You won’t get confused with anyone else’s phone, that’s for sure, and the design of the Tough Max — also called the ZTE T84, since ZTE made the device — is more like what you get when you take a 4.7 inch phone and slap a durable ruggedised case on the outside.
That means the Tough Max isn’t the prettiest phone on the market, though it does look like it can take a beating, and that’s all that really matter.
Surprisingly, it’s still a somewhat comfortable device to hold, with the plastic ridges giving you something to grip onto.
It’s pretty clear it’s not a premium device, but with this design and intent, we’re not so sure it needs to be.
With most mobile devices cutting back on buttons and killing the notion of the feature-phone, you’re pretty much going to be staring at a screen here, and that’s not so bad.
While the Tough Max won’t win any award for its 720p (1280×720) 4.7 inch screen, it’s still not bad, pleasing enough to the eye, and offers a pixel quality not far off that of the iPhone 6 and 6S, with 312 pixels per inch compared to the iPhone’s 326.
That might seem like a bunch of numbers, but the easy way to explain it is this: the screen size on the Tough Max is spot on with the iPhone 6S and the details pop in much the same way, but the colors and brightness don’t feel quite on par.
It’s a good screen, not a great screen, but at least there’s no real reason to complain about this screen, and since there’s a degree of Gorilla Glass protecting it not to mention a severely thick plastic casing on the body, there shouldn’t be too many complaints.
At least there won’t be too many complaints on the screen, but you may find a few over on the performance side of things, with the Qualcomm Snapdragon 410 quad-core processor not necessarily pulling its weight.
Let’s talk usability first, though, because while Telstra and ZTE have stuck with Android, it’s pretty much the bare minimum for what constitutes Android.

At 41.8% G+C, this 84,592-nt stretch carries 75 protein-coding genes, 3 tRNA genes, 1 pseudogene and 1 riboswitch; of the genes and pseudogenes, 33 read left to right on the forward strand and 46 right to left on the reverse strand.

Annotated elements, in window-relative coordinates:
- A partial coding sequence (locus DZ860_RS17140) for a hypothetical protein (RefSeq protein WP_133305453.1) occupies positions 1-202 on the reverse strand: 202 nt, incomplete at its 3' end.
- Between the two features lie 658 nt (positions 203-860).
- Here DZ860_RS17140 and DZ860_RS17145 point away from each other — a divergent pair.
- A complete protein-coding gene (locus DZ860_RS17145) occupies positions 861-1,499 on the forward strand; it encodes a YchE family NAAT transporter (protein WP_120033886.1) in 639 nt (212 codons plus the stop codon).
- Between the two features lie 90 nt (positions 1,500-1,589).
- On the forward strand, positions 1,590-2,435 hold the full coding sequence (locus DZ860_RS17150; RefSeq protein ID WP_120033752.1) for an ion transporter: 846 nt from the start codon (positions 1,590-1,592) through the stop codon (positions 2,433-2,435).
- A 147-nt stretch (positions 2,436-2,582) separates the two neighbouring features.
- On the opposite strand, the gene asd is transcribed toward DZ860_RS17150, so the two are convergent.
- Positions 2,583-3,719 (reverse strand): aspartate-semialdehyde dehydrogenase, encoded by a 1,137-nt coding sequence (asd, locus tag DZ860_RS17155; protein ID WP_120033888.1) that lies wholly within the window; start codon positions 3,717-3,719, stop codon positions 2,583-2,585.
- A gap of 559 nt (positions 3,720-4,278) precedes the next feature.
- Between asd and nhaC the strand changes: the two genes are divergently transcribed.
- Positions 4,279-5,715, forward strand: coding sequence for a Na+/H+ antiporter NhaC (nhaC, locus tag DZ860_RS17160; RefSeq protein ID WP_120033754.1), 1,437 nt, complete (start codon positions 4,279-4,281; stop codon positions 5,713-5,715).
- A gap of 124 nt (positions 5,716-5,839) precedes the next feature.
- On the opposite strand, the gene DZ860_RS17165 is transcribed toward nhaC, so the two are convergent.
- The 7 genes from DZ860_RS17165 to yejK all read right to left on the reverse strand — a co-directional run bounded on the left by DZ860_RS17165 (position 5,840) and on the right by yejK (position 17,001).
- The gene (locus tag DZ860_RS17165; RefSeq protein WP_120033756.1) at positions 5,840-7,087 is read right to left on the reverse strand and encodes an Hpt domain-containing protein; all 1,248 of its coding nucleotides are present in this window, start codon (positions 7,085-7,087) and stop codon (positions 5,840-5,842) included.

On the one hand, it’s stock with no overlay so close to what Google wants, but on the other, it’s not the same version of Android that Google brings to its Nexus devices.
Rather, this is more “vanilla”, with the same basic black apps and widget menu separation we saw when Android 4.0 first started appearing, supporting up to five widgetised home screens with very little control for quickly deleting the screens.
It’s a basic version of Android, that’s for sure, and we’d look into changing it as soon as you can with another launcher, all of which can be easily found on the Google Play Store.
System performance for this generic Android phone isn’t the greatest, and even our standard benchmark struggled to run on the phone, stalling in ways we hadn’t seen prior.
It worked eventually, but it didn’t leave a good taste in our mouths, delivering a performance index closer to a five year old phone than anything, well, new.
Fortunately, the noticed performance fared better than the synthetic benchmarks, because while you’ll likely see a bit of lag, it won’t be quite as traumatic.
You don’t need a tremendous amount of patience for the Telstra Tough Max, but you will need some, because while loading apps is fast, jumping between them isn’t always the same.
At least the 4G speeds are solid, and with a Category 4 modem here, a technical limit of 150Mbps down and 50Mbps is possible.
It is more likely you’ll find speeds closer to 40 to 80Mbps down and 30 to 40Mbps up, which still isn’t anything to sneeze at, especially since there’s a Blue Tick rating here, meaning you should get a greater reception as you make your way out of the city.